Witte argues that the writer’s pre-text, or mental construction of “text” prior to transcription, is such an important composing phenomenon that there must be more theoretical and empirical research in writing on it, specifically think-aloud protocols. From his own research on college freshmen’s pre-texts, he makes four observations about pre-text: pre-text directly affects the direction of the written text; pre-text can be stored in the writer’s memory and used in the text; revising pre-text uses the same strategies as revising written text; and pre-text is not a rigid step in the composing process but a necessary link between translating ideas to written text.

Larson, Richard L. “Selected Bibliography of Scholarship in Composition and Rhetoric, 1986.”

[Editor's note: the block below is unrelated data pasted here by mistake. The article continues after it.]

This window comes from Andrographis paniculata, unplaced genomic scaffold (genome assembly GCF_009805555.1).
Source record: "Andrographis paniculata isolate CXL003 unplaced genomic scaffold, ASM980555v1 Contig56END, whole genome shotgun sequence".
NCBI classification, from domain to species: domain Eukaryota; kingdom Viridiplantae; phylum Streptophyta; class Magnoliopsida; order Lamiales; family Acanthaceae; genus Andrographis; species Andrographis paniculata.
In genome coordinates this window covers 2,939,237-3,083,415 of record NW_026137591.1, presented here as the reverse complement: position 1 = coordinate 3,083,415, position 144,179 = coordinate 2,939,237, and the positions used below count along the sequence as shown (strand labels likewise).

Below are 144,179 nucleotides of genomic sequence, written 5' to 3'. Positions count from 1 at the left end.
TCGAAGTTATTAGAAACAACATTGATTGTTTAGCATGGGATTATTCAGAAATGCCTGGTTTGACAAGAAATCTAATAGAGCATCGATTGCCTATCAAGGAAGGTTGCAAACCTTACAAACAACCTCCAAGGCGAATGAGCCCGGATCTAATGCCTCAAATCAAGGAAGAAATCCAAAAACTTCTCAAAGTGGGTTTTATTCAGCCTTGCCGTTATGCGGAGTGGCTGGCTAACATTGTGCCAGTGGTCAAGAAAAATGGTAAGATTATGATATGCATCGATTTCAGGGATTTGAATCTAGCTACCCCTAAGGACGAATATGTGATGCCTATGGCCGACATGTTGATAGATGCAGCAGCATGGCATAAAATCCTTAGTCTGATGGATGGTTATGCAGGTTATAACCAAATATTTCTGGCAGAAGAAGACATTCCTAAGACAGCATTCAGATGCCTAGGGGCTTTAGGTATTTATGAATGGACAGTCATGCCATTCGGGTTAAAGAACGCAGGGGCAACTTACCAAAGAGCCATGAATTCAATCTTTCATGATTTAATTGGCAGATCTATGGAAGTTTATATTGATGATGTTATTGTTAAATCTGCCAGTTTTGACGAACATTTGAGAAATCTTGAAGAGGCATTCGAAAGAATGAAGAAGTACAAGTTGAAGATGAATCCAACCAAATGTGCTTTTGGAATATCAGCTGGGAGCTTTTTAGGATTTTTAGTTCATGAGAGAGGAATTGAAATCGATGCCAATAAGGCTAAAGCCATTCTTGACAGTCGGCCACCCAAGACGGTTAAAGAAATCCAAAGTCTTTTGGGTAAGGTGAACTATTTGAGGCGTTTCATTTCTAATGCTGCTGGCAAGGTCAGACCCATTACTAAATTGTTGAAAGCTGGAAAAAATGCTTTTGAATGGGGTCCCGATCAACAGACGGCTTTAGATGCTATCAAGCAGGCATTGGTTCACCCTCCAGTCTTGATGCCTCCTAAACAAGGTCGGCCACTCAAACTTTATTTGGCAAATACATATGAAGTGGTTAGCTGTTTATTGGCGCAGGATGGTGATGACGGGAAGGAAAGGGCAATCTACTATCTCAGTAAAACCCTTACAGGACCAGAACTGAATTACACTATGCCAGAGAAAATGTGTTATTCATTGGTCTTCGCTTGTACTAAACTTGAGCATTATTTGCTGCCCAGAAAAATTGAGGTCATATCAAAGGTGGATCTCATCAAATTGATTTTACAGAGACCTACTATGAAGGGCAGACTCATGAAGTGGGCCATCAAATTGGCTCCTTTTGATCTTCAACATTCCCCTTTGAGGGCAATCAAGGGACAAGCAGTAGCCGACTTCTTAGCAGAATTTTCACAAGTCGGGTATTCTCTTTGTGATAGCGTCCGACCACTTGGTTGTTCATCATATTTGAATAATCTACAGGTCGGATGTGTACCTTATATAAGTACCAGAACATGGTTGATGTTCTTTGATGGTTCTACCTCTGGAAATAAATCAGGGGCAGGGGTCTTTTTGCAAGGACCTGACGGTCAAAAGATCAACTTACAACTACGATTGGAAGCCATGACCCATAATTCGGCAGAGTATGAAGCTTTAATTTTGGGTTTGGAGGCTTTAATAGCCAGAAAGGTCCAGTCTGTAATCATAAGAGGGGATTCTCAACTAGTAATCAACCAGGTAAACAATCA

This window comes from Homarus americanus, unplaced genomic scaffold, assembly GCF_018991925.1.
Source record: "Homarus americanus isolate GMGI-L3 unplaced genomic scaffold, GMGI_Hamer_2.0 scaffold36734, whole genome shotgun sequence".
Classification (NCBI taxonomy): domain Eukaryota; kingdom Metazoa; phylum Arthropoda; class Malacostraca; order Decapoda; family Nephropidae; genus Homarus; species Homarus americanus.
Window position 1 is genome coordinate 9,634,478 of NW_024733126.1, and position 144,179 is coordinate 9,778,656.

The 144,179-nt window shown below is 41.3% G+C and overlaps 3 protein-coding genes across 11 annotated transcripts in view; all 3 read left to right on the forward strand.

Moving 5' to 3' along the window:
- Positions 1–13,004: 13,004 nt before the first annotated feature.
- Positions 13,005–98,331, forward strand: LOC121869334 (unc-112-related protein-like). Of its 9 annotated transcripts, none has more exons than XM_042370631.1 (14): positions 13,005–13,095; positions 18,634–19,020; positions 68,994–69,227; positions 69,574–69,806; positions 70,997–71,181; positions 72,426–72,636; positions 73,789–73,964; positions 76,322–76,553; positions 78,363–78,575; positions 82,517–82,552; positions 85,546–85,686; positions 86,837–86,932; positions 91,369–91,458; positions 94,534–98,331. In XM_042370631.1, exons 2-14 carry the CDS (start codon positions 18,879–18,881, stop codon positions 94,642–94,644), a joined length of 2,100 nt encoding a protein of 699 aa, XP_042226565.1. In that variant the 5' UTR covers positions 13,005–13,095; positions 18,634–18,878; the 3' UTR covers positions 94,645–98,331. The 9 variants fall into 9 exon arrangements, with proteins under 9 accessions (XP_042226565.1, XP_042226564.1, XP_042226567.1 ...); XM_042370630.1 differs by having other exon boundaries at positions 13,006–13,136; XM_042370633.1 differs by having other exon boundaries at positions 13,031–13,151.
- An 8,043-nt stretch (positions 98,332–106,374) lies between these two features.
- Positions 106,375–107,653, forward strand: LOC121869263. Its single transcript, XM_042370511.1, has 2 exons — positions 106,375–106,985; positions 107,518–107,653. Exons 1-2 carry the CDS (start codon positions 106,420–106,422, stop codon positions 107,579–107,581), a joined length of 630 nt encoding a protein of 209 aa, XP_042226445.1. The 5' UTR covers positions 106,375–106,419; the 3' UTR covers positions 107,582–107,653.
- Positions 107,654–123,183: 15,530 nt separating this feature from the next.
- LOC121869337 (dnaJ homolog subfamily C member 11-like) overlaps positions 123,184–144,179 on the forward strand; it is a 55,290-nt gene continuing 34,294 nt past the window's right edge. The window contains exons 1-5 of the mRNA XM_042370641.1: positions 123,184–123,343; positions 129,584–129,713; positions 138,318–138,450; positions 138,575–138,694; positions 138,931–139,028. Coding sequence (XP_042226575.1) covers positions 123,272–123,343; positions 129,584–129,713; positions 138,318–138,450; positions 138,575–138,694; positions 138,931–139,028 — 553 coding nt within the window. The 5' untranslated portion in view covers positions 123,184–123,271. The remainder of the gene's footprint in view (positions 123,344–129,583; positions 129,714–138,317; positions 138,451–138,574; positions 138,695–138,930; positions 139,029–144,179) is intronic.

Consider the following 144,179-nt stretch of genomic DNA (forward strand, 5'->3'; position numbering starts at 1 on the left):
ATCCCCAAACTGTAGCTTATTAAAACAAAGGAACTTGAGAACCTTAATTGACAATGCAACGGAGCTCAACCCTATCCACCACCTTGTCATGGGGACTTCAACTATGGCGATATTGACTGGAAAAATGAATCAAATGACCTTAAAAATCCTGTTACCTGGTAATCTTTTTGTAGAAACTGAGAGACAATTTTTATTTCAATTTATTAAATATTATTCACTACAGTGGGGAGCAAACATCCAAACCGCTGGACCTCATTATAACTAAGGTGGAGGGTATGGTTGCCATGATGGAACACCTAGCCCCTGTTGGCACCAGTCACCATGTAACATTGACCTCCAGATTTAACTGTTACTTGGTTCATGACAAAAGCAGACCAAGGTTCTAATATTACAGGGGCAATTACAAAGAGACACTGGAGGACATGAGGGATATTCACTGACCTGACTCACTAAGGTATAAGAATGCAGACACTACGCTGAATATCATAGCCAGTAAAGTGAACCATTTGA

Filed under: Uncategorized — by revolutionlullabye @ 5:06 pm
Tags: ,

Larson, Richard L. “Selected Bibliography of Scholarship in Composition and Rhetoric, 1986.” CCC 38:3 (Oct 1987): 319-336.

This is an update of the selected bibliography of scholarship in composition and rhetoric published in CCC in 1978.  It is organized into the following categories: theories of communication/knowledge; rhetorical theory and performance; processes of thought in composing; composing processes; language/text structure; student development; research processes; instructional advice/tutoring/testing/assignments; instructional trends historical/recent; writing/literacy across the curriculum; writing in non-academic situations; and teacher development.

Arrington, Phillip and Shirley K Rose. “Prologues to What Is Possible: Introductions as Metadiscourse.”

Filed under: Uncategorized — by revolutionlullabye @ 4:59 pm
Tags: , , , , , , ,